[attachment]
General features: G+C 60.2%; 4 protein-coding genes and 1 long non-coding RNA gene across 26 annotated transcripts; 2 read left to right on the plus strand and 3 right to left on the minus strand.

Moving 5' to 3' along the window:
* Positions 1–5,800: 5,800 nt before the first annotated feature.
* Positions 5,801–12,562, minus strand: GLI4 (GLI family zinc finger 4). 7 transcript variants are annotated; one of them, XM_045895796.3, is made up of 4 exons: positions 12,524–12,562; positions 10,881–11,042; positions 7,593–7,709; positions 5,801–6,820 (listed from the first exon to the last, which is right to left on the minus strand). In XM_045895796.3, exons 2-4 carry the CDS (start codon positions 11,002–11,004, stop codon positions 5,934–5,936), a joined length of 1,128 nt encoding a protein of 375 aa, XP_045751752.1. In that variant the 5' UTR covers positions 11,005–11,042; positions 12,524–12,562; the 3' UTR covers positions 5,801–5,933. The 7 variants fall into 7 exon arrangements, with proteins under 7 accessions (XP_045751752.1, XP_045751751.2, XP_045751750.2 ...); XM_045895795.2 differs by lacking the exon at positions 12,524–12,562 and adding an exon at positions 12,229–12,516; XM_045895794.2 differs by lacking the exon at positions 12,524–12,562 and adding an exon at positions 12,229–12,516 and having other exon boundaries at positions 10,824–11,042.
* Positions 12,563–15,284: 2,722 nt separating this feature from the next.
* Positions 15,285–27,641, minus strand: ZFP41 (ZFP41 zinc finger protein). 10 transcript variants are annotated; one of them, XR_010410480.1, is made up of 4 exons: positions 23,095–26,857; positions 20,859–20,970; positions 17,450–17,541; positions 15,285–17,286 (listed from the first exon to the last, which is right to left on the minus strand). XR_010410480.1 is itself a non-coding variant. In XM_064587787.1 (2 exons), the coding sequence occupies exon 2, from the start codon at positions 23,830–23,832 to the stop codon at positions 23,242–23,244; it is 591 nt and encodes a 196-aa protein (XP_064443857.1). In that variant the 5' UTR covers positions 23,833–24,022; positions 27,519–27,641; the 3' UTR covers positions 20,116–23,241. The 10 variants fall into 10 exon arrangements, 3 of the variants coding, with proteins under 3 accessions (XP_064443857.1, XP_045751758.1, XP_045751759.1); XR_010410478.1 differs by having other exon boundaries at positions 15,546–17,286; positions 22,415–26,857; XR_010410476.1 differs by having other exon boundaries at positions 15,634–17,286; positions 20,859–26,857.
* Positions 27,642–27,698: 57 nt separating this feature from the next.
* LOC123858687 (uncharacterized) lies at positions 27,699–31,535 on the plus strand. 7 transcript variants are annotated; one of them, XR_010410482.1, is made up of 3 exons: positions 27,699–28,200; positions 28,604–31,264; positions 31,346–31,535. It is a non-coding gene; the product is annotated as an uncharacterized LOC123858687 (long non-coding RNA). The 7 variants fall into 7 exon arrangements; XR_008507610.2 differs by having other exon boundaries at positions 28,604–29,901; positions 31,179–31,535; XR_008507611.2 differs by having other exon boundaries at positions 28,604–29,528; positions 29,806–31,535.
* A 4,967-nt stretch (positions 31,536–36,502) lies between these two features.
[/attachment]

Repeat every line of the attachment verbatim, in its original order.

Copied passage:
General features: G+C 60.2%; 4 protein-coding genes and 1 long non-coding RNA gene across 26 annotated transcripts; 2 read left to right on the plus strand and 3 right to left on the minus strand.

Moving 5' to 3' along the window:
* Positions 1–5,800: 5,800 nt before the first annotated feature.
* Positions 5,801–12,562, minus strand: GLI4 (GLI family zinc finger 4). 7 transcript variants are annotated; one of them, XM_045895796.3, is made up of 4 exons: positions 12,524–12,562; positions 10,881–11,042; positions 7,593–7,709; positions 5,801–6,820 (listed from the first exon to the last, which is right to left on the minus strand). In XM_045895796.3, exons 2-4 carry the CDS (start codon positions 11,002–11,004, stop codon positions 5,934–5,936), a joined length of 1,128 nt encoding a protein of 375 aa, XP_045751752.1. In that variant the 5' UTR covers positions 11,005–11,042; positions 12,524–12,562; the 3' UTR covers positions 5,801–5,933. The 7 variants fall into 7 exon arrangements, with proteins under 7 accessions (XP_045751752.1, XP_045751751.2, XP_045751750.2 ...); XM_045895795.2 differs by lacking the exon at positions 12,524–12,562 and adding an exon at positions 12,229–12,516; XM_045895794.2 differs by lacking the exon at positions 12,524–12,562 and adding an exon at positions 12,229–12,516 and having other exon boundaries at positions 10,824–11,042.
* Positions 12,563–15,284: 2,722 nt separating this feature from the next.
* Positions 15,285–27,641, minus strand: ZFP41 (ZFP41 zinc finger protein). 10 transcript variants are annotated; one of them, XR_010410480.1, is made up of 4 exons: positions 23,095–26,857; positions 20,859–20,970; positions 17,450–17,541; positions 15,285–17,286 (listed from the first exon to the last, which is right to left on the minus strand). XR_010410480.1 is itself a non-coding variant. In XM_064587787.1 (2 exons), the coding sequence occupies exon 2, from the start codon at positions 23,830–23,832 to the stop codon at positions 23,242–23,244; it is 591 nt and encodes a 196-aa protein (XP_064443857.1). In that variant the 5' UTR covers positions 23,833–24,022; positions 27,519–27,641; the 3' UTR covers positions 20,116–23,241. The 10 variants fall into 10 exon arrangements, 3 of the variants coding, with proteins under 3 accessions (XP_064443857.1, XP_045751758.1, XP_045751759.1); XR_010410478.1 differs by having other exon boundaries at positions 15,546–17,286; positions 22,415–26,857; XR_010410476.1 differs by having other exon boundaries at positions 15,634–17,286; positions 20,859–26,857.
* Positions 27,642–27,698: 57 nt separating this feature from the next.
* LOC123858687 (uncharacterized) lies at positions 27,699–31,535 on the plus strand. 7 transcript variants are annotated; one of them, XR_010410482.1, is made up of 3 exons: positions 27,699–28,200; positions 28,604–31,264; positions 31,346–31,535. It is a non-coding gene; the product is annotated as an uncharacterized LOC123858687 (long non-coding RNA). The 7 variants fall into 7 exon arrangements; XR_008507610.2 differs by having other exon boundaries at positions 28,604–29,901; positions 31,179–31,535; XR_008507611.2 differs by having other exon boundaries at positions 28,604–29,528; positions 29,806–31,535.
* A 4,967-nt stretch (positions 31,536–36,502) lies between these two features.